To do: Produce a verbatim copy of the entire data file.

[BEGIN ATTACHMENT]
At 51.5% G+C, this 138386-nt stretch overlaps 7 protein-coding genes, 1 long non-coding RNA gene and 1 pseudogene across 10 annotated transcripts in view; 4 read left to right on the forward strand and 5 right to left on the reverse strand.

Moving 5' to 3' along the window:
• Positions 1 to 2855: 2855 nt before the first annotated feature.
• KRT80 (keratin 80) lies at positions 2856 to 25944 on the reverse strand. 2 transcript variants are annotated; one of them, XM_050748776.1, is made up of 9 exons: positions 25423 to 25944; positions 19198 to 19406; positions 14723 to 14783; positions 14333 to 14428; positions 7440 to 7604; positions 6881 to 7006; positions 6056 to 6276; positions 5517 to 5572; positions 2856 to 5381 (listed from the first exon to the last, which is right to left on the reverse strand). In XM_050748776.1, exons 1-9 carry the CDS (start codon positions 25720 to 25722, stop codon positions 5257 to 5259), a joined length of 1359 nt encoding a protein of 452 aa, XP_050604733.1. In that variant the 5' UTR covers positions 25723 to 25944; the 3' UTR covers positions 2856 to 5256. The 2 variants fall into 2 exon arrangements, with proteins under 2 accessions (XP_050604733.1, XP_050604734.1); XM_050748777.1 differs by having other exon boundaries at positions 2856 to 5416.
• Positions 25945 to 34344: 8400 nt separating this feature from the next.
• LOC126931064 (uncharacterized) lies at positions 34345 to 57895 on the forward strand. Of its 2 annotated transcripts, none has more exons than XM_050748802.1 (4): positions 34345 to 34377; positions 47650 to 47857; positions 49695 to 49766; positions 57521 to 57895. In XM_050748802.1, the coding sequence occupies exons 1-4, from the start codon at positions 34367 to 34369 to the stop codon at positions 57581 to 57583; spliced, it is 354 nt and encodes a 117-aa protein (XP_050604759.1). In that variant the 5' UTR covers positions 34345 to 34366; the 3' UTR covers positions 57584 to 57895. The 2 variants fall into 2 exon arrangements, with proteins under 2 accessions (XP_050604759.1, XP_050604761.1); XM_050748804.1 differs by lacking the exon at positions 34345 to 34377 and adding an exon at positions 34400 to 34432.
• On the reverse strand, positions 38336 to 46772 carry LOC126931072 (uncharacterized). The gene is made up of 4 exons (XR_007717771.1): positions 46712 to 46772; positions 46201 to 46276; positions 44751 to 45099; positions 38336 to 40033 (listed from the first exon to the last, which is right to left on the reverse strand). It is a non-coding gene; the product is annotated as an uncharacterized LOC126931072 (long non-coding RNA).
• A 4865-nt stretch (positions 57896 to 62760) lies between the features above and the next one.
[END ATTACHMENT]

At 51.5% G+C, this 138386-nt stretch overlaps 7 protein-coding genes, 1 long non-coding RNA gene and 1 pseudogene across 10 annotated transcripts in view; 4 read left to right on the forward strand and 5 right to left on the reverse strand.

Moving 5' to 3' along the window:
• Positions 1 to 2855: 2855 nt before the first annotated feature.
• KRT80 (keratin 80) lies at positions 2856 to 25944 on the reverse strand. 2 transcript variants are annotated; one of them, XM_050748776.1, is made up of 9 exons: positions 25423 to 25944; positions 19198 to 19406; positions 14723 to 14783; positions 14333 to 14428; positions 7440 to 7604; positions 6881 to 7006; positions 6056 to 6276; positions 5517 to 5572; positions 2856 to 5381 (listed from the first exon to the last, which is right to left on the reverse strand). In XM_050748776.1, exons 1-9 carry the CDS (start codon positions 25720 to 25722, stop codon positions 5257 to 5259), a joined length of 1359 nt encoding a protein of 452 aa, XP_050604733.1. In that variant the 5' UTR covers positions 25723 to 25944; the 3' UTR covers positions 2856 to 5256. The 2 variants fall into 2 exon arrangements, with proteins under 2 accessions (XP_050604733.1, XP_050604734.1); XM_050748777.1 differs by having other exon boundaries at positions 2856 to 5416.
• Positions 25945 to 34344: 8400 nt separating this feature from the next.
• LOC126931064 (uncharacterized) lies at positions 34345 to 57895 on the forward strand. Of its 2 annotated transcripts, none has more exons than XM_050748802.1 (4): positions 34345 to 34377; positions 47650 to 47857; positions 49695 to 49766; positions 57521 to 57895. In XM_050748802.1, the coding sequence occupies exons 1-4, from the start codon at positions 34367 to 34369 to the stop codon at positions 57581 to 57583; spliced, it is 354 nt and encodes a 117-aa protein (XP_050604759.1). In that variant the 5' UTR covers positions 34345 to 34366; the 3' UTR covers positions 57584 to 57895. The 2 variants fall into 2 exon arrangements, with proteins under 2 accessions (XP_050604759.1, XP_050604761.1); XM_050748804.1 differs by lacking the exon at positions 34345 to 34377 and adding an exon at positions 34400 to 34432.
• On the reverse strand, positions 38336 to 46772 carry LOC126931072 (uncharacterized). The gene is made up of 4 exons (XR_007717771.1): positions 46712 to 46772; positions 46201 to 46276; positions 44751 to 45099; positions 38336 to 40033 (listed from the first exon to the last, which is right to left on the reverse strand). It is a non-coding gene; the product is annotated as an uncharacterized LOC126931072 (long non-coding RNA).
• A 4865-nt stretch (positions 57896 to 62760) lies between the features above and the next one.